by: Casey McNerthney, KIRO 7 STAFF Updated:
SEATTLE - Reggie Rogers, a former University of Washington football All-American and first-round NFL draft pick, died Thursday morning in Seattle.
Medics were called about 12:45 p.m. to the 2700 block of East Yesler Way. Rogers, 49, wasn’t breathing and unresponsive. Police were called, and he was declared dead at the scene, authorities said. Investigators told KIRO 7 it was a suspected overdose.
Earlier this month, Rogers was arrested for investigation of domestic violence assault and his case was ongoing. He had pleaded not guilty.
Rogers had a troubled life after his time at the University of Washington. A year after being drafted by the Detroit Lions, Rogers killed three teenagers in a DUI crash. His criminal history includes six DUI convictions.
About 11:45 p.m. on Oct. 7, police said Rogers’ wife awoke to him yelling at the television. She told police Rogers started yelling at her, saying she was trying to kill him by asking him about drinking alcohol. He then ordered her to go get him beer from the garage.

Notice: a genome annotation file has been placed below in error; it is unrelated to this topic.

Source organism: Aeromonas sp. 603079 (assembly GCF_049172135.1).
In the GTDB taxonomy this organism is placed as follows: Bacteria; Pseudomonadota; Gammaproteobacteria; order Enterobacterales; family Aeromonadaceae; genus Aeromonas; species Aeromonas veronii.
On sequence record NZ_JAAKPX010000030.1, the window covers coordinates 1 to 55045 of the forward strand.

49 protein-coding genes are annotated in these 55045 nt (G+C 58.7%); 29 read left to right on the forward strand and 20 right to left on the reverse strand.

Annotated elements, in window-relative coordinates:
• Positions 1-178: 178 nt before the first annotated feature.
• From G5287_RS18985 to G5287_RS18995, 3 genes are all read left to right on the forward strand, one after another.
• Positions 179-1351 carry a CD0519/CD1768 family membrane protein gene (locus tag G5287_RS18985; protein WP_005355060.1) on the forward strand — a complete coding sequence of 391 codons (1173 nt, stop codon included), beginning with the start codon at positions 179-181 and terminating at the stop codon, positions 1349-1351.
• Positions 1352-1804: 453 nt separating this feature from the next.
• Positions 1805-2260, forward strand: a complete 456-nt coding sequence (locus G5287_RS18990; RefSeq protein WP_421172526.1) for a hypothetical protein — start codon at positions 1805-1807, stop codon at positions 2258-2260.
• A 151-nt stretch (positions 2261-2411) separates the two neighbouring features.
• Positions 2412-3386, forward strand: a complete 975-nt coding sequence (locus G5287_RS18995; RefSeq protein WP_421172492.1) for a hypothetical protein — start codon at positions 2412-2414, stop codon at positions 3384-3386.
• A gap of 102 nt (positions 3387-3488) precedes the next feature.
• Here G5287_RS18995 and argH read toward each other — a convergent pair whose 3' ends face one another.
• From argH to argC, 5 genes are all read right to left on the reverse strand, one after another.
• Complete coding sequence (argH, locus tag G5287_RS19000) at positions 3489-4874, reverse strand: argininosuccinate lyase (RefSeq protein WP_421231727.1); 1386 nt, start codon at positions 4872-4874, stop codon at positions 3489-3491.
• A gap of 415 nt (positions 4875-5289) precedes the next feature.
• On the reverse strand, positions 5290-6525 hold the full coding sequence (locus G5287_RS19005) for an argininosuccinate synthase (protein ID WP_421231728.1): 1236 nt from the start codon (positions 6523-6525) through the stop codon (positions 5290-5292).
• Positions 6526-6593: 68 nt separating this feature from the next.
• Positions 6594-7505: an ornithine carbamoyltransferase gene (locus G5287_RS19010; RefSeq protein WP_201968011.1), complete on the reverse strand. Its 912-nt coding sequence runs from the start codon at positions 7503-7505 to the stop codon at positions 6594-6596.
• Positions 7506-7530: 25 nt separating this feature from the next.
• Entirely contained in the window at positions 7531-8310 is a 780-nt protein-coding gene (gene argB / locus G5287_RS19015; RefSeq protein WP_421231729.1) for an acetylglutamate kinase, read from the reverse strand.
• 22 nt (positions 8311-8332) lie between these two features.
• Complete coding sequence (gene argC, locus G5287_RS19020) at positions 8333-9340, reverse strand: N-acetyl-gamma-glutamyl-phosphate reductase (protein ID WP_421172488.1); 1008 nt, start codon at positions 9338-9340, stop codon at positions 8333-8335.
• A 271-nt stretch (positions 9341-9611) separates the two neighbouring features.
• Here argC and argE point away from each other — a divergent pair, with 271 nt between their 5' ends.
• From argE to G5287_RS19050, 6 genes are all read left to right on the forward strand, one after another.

Rogers grabbed the 56-year-old woman by the collar of her bathrobe, pulled her to him and struck her on top of the head with a flashlight, according to the police incident report. As she left through the kitchen door, Rogers threw the flashlight at her, police were told.
She called 911 instead of getting the beer and ran across the street when Rogers came to check on her, police said.
Police found Rogers walking near the home. He said he went for a walk instead of arguing and that the woman was upset about another woman who had called him.
In the incident report, police noted the difference between Rogers and his wife. Rogers is listed as 6-foot-6 and 290 pounds; the woman is 4-foot-10 and 119 pounds.
Rogers entered a not guilty plea Oct. 9 in Seattle Municipal Court. He had a domestic violence pre-custody hearing scheduled for Monday, Oct. 28.
Rogers was waived in 1989 because he had broken his neck in the collision that killed the teenagers. His blood-alcohol content was more than double the legal limit in that crash, and Rogers was sentenced to 16 months in prison for vehicular homicide. Rogers returned to the NFL after prison, but was released by the Tampa Bay Buccaneers in 1992.